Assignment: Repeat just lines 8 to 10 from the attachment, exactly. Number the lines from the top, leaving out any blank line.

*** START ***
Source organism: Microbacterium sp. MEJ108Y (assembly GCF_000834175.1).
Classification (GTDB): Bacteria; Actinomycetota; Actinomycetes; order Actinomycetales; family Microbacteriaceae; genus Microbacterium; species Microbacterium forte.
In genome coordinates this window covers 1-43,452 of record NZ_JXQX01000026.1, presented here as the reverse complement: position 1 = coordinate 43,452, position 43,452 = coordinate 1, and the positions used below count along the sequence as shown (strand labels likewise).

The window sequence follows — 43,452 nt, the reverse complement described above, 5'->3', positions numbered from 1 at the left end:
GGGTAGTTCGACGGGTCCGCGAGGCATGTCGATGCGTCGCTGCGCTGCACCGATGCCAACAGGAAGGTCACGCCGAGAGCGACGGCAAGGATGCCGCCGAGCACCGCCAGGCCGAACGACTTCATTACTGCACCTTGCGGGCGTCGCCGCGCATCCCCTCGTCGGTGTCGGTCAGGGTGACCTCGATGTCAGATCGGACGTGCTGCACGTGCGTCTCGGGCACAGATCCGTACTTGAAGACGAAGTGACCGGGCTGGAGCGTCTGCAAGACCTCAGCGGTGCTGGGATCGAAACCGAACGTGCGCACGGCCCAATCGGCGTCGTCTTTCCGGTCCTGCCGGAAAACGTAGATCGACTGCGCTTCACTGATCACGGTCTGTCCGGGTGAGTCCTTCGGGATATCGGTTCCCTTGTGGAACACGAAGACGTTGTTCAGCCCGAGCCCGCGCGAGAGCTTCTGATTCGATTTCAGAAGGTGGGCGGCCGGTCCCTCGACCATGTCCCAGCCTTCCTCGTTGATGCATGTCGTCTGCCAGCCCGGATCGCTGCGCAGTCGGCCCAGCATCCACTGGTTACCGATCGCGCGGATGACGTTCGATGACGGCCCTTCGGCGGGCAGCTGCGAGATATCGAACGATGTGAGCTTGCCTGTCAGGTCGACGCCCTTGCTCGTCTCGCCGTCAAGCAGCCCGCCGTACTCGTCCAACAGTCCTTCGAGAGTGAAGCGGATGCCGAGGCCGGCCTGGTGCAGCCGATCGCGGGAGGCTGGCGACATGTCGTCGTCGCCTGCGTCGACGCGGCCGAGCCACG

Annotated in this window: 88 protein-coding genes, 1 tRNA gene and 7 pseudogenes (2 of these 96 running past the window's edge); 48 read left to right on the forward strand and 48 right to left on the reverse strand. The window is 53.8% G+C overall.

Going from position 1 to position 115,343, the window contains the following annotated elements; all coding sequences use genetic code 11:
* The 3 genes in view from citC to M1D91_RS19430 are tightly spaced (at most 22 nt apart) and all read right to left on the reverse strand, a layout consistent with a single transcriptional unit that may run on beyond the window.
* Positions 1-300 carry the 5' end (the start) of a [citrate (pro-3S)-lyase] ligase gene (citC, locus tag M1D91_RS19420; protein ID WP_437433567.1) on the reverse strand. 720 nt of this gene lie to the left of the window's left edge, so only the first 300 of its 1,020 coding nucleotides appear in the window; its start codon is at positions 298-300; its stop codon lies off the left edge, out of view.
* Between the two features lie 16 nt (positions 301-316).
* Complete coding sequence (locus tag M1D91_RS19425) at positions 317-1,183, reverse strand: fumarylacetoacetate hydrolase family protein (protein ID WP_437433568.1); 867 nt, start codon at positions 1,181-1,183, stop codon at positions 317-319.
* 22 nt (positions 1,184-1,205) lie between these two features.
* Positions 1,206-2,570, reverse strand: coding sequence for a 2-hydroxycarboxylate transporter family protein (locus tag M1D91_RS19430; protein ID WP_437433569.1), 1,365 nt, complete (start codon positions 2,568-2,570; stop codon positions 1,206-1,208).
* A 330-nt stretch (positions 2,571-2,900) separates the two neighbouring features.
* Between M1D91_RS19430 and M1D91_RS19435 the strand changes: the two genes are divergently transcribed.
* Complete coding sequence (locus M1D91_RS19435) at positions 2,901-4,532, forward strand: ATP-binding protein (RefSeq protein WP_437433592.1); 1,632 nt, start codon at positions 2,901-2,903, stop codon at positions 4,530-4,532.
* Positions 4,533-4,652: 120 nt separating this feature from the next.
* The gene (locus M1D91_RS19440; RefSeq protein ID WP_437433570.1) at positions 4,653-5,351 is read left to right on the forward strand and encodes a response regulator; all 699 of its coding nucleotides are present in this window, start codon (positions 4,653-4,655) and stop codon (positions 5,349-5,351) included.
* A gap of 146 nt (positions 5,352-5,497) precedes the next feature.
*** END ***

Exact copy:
* The 3 genes in view from citC to M1D91_RS19430 are tightly spaced (at most 22 nt apart) and all read right to left on the reverse strand, a layout consistent with a single transcriptional unit that may run on beyond the window.
* Positions 1-300 carry the 5' end (the start) of a [citrate (pro-3S)-lyase] ligase gene (citC, locus tag M1D91_RS19420; protein ID WP_437433567.1) on the reverse strand. 720 nt of this gene lie to the left of the window's left edge, so only the first 300 of its 1,020 coding nucleotides appear in the window; its start codon is at positions 298-300; its stop codon lies off the left edge, out of view.
* Between the two features lie 16 nt (positions 301-316).